Almost everything about his car was totally rad: a sleek sports car, low to the ground with dual exhaust. Except for its colour. "What weird shit is this!", I thought. It looked like a load of upchuck from a night of hard drinking! You'd think an artist like Mr. Gardiner would have displayed some sense of aesthetic taste--or at least his wife who taught art. "What a waste!", I thought. It's like a drop-dead gorgeous chick showing up at a swinging party wearing a frumpy muumuu. I actually felt embarrassed standing alongside the sad looking vehicle. I walked a little past the car, pretending to gaze
at a row of headstones.
The minister arrived, car keys in hand, apologizing for making me wait. He opened the driver's door and retrieved a letter sized manilla envelope. "When I went to fetch Cody's personal belongings at Queen Street a few days ago, I found this among her clothing. It's addressed to you." He handed me the envelope. In wobbly handwriting were the words: "To: Jake O. From: Cody J." "My sister wanted you to have this. She said she hopes it will give you some comfort." He turned his head skyward. "May our sweet Cody rest in peace." "Amen!", I replied. "One more thing I want to tell you", he added. As you know Cody was a great assistance to her grandmother. But now that she's gone, my sister would not be served well to live alone. I have a comfortable ranch style home in Hull, just across the river from Ottawa. There is plenty of room--it's only me and her twin sister, so I hope we can convince her to come live with us. We'll be staying in a Toronto for a couple of weeks so I hope you'll pay us a visit. I know that Edith would be very appreciative. I told the minister that I would do my best, shook his hand and made my exit, returning along the same route as I came.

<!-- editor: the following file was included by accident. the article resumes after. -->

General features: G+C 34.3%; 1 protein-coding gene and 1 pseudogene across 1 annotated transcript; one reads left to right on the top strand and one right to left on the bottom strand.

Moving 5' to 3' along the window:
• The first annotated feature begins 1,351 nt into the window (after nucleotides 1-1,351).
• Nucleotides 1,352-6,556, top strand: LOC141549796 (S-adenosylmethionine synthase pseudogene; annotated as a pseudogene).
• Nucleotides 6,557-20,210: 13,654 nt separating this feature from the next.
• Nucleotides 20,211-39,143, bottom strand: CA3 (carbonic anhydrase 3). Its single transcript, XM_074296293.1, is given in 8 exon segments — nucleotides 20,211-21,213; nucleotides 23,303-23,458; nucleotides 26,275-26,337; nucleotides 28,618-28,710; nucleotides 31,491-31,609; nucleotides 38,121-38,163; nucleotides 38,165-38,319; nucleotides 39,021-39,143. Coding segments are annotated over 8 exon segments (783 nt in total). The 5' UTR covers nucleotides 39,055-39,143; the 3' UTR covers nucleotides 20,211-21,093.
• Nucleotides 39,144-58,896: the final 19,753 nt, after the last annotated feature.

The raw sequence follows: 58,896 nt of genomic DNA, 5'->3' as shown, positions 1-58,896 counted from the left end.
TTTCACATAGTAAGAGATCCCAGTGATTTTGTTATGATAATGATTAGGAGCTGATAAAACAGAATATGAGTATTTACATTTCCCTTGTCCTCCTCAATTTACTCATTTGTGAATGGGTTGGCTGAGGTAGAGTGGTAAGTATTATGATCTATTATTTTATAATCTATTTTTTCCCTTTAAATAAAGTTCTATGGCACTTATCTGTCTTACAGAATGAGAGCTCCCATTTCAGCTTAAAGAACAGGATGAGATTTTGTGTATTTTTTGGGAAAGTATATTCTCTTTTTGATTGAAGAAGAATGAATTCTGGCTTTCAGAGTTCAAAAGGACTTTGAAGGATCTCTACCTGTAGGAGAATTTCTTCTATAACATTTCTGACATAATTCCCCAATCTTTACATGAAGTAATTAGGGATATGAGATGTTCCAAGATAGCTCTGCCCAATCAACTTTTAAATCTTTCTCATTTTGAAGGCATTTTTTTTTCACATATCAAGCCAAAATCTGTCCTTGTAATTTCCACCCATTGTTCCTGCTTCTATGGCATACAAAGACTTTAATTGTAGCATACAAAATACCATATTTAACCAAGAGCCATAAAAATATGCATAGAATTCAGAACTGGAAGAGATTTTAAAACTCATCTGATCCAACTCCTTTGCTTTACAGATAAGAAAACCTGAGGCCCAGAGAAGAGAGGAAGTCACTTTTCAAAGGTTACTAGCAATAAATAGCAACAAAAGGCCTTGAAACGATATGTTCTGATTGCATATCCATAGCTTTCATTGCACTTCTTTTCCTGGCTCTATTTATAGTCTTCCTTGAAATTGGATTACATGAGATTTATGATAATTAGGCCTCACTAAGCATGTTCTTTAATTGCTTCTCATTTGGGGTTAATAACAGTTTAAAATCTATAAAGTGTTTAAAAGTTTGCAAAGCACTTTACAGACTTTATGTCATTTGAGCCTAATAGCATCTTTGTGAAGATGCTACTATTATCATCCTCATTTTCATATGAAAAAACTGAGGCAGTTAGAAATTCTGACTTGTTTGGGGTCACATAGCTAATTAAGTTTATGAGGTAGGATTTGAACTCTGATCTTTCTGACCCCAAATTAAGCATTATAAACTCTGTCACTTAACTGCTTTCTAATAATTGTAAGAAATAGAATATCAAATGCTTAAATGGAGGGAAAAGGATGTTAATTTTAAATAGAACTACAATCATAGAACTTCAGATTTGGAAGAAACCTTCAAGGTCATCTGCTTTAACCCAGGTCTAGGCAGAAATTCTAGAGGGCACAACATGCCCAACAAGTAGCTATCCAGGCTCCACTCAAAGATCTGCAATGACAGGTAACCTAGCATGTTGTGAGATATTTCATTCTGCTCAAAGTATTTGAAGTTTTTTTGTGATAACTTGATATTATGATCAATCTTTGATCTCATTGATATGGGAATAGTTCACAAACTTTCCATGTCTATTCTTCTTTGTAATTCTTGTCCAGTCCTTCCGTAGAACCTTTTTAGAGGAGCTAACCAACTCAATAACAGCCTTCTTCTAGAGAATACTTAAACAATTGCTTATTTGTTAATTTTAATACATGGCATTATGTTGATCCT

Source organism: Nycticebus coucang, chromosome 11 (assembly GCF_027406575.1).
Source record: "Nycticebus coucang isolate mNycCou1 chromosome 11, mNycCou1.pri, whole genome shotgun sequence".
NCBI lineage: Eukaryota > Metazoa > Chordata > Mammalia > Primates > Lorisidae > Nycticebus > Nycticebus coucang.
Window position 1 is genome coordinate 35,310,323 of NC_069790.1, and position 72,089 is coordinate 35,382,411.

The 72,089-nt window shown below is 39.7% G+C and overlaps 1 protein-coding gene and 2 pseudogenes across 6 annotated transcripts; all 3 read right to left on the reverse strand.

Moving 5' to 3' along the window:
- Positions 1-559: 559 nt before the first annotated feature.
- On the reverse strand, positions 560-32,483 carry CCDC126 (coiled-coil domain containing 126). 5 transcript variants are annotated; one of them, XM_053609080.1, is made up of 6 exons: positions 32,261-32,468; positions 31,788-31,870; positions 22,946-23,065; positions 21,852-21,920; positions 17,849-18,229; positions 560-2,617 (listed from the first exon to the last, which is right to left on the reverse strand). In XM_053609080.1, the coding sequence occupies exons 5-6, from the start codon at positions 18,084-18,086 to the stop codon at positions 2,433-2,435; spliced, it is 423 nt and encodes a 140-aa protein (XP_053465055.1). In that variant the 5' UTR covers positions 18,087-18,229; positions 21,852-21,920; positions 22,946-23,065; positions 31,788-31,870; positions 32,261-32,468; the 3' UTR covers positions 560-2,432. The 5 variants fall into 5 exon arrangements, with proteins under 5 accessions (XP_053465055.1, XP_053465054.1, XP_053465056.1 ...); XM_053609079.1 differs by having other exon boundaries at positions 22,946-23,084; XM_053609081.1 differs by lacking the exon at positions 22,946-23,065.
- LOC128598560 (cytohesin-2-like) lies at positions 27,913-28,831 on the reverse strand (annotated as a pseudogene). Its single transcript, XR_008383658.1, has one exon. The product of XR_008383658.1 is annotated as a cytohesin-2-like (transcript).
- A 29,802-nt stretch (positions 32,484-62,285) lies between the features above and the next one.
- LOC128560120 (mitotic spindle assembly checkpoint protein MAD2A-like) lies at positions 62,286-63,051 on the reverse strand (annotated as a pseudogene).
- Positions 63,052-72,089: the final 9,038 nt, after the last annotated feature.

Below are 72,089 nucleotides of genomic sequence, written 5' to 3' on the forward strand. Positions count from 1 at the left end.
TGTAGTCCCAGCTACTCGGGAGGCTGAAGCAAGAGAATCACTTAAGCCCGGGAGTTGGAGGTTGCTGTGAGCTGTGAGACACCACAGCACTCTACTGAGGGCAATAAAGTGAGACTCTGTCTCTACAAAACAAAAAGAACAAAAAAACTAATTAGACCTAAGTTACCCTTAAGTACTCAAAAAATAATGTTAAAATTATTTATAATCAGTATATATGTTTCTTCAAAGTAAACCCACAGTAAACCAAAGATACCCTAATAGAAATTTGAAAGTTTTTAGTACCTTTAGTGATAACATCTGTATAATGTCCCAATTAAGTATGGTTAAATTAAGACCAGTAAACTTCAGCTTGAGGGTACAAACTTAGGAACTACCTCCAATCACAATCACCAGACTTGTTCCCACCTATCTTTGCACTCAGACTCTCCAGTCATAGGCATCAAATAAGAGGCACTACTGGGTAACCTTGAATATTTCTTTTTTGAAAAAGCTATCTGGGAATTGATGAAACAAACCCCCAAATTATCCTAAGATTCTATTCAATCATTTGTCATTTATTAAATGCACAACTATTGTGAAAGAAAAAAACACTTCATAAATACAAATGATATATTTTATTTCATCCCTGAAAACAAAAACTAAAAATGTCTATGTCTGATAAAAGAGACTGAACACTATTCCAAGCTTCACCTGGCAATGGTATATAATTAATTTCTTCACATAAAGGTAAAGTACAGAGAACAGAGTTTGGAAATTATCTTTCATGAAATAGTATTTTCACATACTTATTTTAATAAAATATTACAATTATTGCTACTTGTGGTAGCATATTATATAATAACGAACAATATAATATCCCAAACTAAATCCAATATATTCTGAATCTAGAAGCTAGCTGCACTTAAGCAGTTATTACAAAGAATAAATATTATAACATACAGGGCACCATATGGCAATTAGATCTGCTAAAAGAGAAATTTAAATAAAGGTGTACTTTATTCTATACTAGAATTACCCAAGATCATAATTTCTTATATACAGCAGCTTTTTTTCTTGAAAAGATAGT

Before I descended the stairway, I looked back at the grave site. The two cemetery workers were scooping up the last dregs of earth and tossing it into Cody's final resting place. The minister's sermon burned in my ears:
Earth to earth; ashes to ashes; dust to dust.
The blind man was no longer standing at the cemetery gates. I wondered where he lived, how he got home, and what kind of assistance he needed. Did he have a wife or girlfriend or children? If there was a woman in his life, how did he initially judge her? I mean isn't chemistry important when choosing a mate? Was it simply by touch or was the scent of her body or sweetness in her voice enough to turn him on? And how did he lose his sight? Was it a slow descent into darkness or sudden lights out? Still, maybe it wasn't such a bad thing being sightless, not having to endure all the disgusting looks from people eager to shit on your parade.